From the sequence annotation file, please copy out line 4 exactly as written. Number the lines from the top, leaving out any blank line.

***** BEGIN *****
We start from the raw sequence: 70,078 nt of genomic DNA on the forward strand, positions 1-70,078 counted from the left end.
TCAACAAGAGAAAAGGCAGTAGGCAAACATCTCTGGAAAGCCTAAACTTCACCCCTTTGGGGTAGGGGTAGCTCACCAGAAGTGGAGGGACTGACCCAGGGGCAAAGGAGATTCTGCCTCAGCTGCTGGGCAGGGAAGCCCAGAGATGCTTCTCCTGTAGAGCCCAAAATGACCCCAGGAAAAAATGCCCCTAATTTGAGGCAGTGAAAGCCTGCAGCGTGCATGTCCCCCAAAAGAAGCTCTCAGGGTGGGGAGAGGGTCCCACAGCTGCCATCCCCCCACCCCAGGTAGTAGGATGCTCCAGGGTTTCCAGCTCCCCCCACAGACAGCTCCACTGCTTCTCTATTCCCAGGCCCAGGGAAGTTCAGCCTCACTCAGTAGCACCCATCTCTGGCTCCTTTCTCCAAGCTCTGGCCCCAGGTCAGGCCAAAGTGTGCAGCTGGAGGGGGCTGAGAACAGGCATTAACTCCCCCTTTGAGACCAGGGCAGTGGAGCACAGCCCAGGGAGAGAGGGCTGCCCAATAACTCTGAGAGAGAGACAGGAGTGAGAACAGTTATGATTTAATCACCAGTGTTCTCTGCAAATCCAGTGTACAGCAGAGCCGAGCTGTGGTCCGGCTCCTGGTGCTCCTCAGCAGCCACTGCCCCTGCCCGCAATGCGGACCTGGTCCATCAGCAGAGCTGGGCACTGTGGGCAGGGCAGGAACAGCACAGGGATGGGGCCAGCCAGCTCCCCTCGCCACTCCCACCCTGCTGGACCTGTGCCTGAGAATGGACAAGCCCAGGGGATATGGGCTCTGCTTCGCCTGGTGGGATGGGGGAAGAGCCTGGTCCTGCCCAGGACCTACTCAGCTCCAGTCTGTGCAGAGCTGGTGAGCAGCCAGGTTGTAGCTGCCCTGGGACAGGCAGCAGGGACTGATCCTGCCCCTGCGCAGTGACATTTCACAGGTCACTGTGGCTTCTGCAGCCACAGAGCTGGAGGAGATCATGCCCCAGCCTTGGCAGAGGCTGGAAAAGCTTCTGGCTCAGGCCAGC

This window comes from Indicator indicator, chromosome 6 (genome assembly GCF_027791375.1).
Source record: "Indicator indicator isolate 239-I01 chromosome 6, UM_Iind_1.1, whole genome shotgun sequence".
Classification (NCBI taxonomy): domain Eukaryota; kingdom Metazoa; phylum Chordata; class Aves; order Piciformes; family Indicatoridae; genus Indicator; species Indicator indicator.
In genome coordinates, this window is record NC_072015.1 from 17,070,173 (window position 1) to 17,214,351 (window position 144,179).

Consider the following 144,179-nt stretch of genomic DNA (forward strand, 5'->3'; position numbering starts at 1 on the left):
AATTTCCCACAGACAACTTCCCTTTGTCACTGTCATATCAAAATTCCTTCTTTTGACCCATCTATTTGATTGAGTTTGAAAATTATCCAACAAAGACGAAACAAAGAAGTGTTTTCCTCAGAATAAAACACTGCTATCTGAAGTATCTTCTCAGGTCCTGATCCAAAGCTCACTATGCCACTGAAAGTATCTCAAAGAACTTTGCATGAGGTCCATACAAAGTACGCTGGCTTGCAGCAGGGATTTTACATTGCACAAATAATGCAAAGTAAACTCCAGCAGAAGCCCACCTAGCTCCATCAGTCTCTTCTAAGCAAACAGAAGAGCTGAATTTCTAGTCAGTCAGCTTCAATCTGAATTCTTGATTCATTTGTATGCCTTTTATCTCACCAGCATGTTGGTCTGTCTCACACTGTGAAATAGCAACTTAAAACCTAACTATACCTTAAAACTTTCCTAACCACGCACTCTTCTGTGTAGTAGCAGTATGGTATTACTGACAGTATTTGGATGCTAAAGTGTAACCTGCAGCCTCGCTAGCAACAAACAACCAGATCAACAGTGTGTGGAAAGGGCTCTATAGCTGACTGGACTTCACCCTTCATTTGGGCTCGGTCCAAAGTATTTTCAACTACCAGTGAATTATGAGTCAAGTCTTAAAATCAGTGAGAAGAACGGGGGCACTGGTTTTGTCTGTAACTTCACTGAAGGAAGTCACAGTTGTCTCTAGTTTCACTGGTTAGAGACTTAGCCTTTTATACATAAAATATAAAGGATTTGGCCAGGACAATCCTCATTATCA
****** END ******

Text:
Source record: "Indicator indicator isolate 239-I01 chromosome 6, UM_Iind_1.1, whole genome shotgun sequence".